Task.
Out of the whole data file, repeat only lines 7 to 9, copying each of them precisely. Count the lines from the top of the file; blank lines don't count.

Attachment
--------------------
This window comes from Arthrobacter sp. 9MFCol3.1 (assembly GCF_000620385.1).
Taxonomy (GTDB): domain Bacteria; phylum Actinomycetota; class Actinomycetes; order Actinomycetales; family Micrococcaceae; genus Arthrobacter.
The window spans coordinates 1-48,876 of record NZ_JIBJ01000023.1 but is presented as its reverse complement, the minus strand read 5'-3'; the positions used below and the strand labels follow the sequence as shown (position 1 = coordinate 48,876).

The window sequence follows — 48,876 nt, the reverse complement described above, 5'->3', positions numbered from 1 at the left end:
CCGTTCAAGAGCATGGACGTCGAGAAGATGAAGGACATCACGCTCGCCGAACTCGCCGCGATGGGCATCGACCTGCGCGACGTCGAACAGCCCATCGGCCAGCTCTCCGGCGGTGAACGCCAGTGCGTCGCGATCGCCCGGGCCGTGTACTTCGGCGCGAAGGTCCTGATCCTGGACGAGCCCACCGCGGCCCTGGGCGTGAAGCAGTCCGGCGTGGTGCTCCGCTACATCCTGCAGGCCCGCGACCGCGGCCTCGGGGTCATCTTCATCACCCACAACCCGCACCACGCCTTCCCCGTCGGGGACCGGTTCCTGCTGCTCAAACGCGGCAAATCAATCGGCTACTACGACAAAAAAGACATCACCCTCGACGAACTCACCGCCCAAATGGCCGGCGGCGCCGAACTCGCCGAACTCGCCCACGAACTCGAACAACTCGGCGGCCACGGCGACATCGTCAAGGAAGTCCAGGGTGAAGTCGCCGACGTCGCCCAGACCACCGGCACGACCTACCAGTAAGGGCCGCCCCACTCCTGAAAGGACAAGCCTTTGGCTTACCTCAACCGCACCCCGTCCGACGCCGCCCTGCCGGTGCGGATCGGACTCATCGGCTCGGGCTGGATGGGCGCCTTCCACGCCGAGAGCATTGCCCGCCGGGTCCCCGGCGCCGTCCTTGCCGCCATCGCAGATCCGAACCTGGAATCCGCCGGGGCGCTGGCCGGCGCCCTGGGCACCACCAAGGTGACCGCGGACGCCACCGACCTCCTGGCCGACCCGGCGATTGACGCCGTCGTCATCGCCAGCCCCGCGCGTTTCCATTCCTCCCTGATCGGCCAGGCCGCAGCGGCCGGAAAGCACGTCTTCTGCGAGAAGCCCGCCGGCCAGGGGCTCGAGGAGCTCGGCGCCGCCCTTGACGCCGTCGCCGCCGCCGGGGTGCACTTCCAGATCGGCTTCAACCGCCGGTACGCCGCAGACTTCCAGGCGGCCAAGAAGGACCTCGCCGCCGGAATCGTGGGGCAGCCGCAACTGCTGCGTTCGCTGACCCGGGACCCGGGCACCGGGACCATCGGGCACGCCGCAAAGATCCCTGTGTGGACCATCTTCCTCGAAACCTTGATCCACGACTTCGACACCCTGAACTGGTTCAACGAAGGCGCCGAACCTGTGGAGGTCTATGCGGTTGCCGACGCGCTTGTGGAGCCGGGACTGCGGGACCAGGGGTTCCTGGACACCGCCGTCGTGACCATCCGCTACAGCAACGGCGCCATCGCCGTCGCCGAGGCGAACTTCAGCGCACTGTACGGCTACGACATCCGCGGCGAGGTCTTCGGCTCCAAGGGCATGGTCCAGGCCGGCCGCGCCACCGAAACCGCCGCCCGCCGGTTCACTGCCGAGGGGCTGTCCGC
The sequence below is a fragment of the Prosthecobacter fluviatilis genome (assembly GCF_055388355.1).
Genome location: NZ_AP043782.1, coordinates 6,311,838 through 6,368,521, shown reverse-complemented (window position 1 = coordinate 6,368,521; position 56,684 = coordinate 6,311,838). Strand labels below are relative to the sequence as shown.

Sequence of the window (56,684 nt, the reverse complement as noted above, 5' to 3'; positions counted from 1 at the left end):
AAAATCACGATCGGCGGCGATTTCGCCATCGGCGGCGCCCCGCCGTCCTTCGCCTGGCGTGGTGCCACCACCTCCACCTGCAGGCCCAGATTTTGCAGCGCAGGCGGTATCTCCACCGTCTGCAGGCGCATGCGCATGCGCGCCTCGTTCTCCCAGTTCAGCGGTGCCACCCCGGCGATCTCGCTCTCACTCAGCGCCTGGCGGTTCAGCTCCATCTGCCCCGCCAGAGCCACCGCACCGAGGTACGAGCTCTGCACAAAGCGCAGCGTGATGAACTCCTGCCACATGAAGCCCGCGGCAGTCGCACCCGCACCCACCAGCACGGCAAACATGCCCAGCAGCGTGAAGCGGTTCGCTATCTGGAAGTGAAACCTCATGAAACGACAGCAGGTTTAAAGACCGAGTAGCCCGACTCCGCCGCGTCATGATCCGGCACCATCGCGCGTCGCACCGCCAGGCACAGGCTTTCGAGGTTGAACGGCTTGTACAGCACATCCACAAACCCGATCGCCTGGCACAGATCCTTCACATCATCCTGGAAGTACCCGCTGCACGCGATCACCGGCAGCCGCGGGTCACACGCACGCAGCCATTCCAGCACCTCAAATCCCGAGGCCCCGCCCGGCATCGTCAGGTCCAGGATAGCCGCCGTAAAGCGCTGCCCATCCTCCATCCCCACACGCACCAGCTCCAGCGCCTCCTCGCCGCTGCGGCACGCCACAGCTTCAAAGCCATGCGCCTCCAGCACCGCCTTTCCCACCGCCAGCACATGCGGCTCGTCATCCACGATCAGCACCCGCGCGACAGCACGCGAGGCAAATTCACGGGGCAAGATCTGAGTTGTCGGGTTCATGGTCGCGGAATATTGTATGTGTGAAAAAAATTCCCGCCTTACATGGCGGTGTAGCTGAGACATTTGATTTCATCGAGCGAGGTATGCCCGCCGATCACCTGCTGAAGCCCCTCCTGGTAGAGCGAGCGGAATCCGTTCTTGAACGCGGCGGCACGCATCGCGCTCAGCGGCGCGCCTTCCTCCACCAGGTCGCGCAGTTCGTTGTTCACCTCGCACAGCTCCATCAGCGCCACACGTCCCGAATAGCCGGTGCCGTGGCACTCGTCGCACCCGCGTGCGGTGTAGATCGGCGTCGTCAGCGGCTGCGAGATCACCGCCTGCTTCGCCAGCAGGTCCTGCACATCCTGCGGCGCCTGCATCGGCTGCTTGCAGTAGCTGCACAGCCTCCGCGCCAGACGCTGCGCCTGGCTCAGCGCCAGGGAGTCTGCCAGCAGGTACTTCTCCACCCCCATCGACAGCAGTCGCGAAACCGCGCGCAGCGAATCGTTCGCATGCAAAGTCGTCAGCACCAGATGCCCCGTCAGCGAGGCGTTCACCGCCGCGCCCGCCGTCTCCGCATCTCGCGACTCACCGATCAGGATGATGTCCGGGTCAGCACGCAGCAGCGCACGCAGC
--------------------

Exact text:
Genome location: NZ_AP043782.1, coordinates 6,311,838 through 6,368,521, shown reverse-complemented (window position 1 = coordinate 6,368,521; position 56,684 = coordinate 6,311,838). Strand labels below are relative to the sequence as shown.

Sequence of the window (56,684 nt, the reverse complement as noted above, 5' to 3'; positions counted from 1 at the left end):
AAAATCACGATCGGCGGCGATTTCGCCATCGGCGGCGCCCCGCCGTCCTTCGCCTGGCGTGGTGCCACCACCTCCACCTGCAGGCCCAGATTTTGCAGCGCAGGCGGTATCTCCACCGTCTGCAGGCGCATGCGCATGCGCGCCTCGTTCTCCCAGTTCAGCGGTGCCACCCCGGCGATCTCGCTCTCACTCAGCGCCTGGCGGTTCAGCTCCATCTGCCCCGCCAGAGCCACCGCACCGAGGTACGAGCTCTGCACAAAGCGCAGCGTGATGAACTCCTGCCACATGAAGCCCGCGGCAGTCGCACCCGCACCCACCAGCACGGCAAACATGCCCAGCAGCGTGAAGCGGTTCGCTATCTGGAAGTGAAACCTCATGAAACGACAGCAGGTTTAAAGACCGAGTAGCCCGACTCCGCCGCGTCATGATCCGGCACCATCGCGCGTCGCACCGCCAGGCACAGGCTTTCGAGGTTGAACGGCTTGTACAGCACATCCACAAACCCGATCGCCTGGCACAGATCCTTCACATCATCCTGGAAGTACCCGCTGCACGCGATCACCGGCAGCCGCGGGTCACACGCACGCAGCCATTCCAGCACCTCAAATCCCGAGGCCCCGCCCGGCATCGTCAGGTCCAGGATAGCCGCCGTAAAGCGCTGCCCATCCTCCATCCCCACACGCACCAGCTCCAGCGCCTCCTCGCCGCTGCGGCACGCCACAGCTTCAAAGCCATGCGCCTCCAGCACCGCCTTTCCCACCGCCAGCACATGCGGCTCGTCATCCACGATCAGCACCCGCGCGACAGCACGCGAGGCAAATTCACGGGGCAAGATCTGAGTTGTCGGGTTCATGGTCGCGGAATATTGTATGTGTGAAAAAAATTCCCGCCTTACATGGCGGTGTAGCTGAGACATTTGATTTCATCGAGCGAGGTATGCCCGCCGATCACCTGCTGAAGCCCCTCCTGGTAGAGCGAGCGGAATCCGTTCTTGAACGCGGCGGCACGCATCGCGCTCAGCGGCGCGCCTTCCTCCACCAGGTCGCGCAGTTCGTTGTTCACCTCGCACAGCTCCATCAGCGCCACACGTCCCGAATAGCCGGTGCCGTGGCACTCGTCGCACCCGCGTGCGGTGTAGATCGGCGTCGTCAGCGGCTGCGAGATCACCGCCTGCTTCGCCAGCAGGTCCTGCACATCCTGCGGCGCCTGCATCGGCTGCTTGCAGTAGCTGCACAGCCTCCGCGCCAGACGCTGCGCCTGGCTCAGCGCCAGGGAGTCTGCCAGCAGGTACTTCTCCACCCCCATCGACAGCAGTCGCGAAACCGCGCGCAGCGAATCGTTCGCATGCAAAGTCGTCAGCACCAGATGCCCCGTCAGCGAGGCGTTCACCGCCGCGCCCGCCGTCTCCGCATCTCGCGACTCACCGATCAGGATGATGTCCGGGTCAGCACGCAGCAGCGCACGCAGC